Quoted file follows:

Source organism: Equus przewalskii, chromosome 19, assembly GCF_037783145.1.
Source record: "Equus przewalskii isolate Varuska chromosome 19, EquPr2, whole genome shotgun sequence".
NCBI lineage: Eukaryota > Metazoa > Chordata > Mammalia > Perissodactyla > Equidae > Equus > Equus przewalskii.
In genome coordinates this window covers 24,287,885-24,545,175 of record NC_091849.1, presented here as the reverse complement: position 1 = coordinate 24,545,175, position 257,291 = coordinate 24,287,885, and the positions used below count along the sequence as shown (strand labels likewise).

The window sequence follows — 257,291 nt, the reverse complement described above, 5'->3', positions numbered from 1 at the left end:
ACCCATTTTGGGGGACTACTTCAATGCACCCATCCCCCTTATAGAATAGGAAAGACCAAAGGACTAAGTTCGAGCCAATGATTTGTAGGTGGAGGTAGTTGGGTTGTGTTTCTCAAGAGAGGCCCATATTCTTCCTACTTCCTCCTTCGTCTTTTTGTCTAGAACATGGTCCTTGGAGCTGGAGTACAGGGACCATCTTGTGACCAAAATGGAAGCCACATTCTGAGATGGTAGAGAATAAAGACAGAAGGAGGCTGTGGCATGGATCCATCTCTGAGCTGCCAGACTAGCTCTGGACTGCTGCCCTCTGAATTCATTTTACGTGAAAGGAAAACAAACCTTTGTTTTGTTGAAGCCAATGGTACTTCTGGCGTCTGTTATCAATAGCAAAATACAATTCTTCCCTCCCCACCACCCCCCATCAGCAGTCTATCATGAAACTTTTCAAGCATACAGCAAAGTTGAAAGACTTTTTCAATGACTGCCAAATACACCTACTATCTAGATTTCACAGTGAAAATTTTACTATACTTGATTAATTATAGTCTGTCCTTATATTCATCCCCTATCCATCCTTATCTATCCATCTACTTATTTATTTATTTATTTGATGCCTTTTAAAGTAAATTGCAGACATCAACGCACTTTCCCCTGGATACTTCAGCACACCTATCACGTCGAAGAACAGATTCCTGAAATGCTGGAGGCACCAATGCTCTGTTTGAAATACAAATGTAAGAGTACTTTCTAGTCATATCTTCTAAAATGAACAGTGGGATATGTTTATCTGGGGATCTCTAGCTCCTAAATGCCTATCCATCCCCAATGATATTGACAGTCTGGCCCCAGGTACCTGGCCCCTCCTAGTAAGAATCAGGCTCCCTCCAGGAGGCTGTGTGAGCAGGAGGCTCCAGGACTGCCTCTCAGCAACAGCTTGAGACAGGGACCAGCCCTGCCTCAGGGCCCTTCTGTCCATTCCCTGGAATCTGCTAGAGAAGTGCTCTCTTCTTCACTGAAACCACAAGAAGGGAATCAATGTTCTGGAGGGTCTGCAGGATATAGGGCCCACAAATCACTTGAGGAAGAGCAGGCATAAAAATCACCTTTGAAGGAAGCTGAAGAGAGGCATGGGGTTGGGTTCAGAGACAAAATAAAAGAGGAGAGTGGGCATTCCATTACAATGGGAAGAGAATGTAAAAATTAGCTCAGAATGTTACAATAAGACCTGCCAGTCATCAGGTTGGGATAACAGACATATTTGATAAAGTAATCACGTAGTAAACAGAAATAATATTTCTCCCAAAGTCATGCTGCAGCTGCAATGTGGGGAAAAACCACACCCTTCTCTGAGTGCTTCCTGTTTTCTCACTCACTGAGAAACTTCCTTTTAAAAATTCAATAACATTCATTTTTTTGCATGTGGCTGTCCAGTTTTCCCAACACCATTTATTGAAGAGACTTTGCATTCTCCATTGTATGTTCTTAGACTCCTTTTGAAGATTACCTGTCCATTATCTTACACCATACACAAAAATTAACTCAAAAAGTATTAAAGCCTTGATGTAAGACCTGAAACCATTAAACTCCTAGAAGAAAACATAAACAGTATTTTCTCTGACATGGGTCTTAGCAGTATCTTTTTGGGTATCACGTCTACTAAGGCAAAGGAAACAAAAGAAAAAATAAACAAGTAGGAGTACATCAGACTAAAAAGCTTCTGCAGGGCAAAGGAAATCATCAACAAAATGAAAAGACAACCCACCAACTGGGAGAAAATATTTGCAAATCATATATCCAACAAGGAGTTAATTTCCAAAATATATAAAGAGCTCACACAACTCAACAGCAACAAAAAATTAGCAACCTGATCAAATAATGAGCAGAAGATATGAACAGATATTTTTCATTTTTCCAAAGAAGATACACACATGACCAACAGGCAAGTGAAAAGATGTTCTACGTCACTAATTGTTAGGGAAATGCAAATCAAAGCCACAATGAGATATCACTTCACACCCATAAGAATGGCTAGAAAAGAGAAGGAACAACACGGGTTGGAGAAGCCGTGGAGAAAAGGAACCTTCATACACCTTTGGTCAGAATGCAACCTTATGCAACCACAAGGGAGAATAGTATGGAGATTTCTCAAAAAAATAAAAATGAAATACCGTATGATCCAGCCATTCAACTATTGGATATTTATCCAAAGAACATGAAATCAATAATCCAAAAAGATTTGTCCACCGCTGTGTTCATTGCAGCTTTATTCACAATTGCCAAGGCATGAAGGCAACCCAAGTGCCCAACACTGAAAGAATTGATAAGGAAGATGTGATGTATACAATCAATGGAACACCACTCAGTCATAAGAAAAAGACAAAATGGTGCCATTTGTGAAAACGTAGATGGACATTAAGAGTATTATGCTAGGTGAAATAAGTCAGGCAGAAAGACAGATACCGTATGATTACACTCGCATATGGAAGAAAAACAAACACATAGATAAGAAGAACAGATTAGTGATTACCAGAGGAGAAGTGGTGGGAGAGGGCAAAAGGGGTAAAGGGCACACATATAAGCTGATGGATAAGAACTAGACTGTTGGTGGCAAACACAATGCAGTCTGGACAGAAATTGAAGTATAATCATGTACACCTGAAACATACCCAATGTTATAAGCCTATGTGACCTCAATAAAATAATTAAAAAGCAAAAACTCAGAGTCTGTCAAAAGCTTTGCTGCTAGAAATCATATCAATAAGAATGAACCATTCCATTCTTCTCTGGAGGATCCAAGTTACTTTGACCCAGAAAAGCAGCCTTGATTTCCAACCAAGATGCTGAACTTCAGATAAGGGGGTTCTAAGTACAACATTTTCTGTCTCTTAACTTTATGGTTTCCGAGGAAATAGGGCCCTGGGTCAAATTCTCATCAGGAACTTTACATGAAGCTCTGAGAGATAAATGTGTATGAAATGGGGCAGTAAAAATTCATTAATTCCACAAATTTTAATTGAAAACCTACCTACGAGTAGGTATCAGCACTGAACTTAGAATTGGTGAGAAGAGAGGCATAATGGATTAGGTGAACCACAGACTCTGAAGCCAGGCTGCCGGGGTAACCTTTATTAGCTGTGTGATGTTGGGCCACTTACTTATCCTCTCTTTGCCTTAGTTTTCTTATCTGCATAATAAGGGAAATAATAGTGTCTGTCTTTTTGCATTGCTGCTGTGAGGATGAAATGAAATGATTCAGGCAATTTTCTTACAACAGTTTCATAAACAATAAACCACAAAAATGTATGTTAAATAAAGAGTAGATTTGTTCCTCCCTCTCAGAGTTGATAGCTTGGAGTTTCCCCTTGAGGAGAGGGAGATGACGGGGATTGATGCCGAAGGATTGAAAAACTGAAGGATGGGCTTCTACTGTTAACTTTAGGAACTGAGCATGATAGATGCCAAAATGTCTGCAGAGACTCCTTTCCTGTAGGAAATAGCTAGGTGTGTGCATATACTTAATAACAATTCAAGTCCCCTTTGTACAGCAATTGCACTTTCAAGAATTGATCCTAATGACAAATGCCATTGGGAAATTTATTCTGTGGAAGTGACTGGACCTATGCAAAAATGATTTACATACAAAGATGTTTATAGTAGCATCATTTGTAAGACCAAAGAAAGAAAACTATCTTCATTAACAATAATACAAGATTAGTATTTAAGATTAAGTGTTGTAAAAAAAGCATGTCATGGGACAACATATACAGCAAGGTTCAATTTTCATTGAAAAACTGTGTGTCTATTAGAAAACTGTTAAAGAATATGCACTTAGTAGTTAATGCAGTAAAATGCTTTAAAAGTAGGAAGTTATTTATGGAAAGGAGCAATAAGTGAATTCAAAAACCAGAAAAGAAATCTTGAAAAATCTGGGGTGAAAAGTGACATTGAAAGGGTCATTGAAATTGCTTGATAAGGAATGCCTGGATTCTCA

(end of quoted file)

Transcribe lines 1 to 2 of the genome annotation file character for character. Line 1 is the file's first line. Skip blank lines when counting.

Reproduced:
Source organism: Equus przewalskii, chromosome 19, assembly GCF_037783145.1.
Source record: "Equus przewalskii isolate Varuska chromosome 19, EquPr2, whole genome shotgun sequence".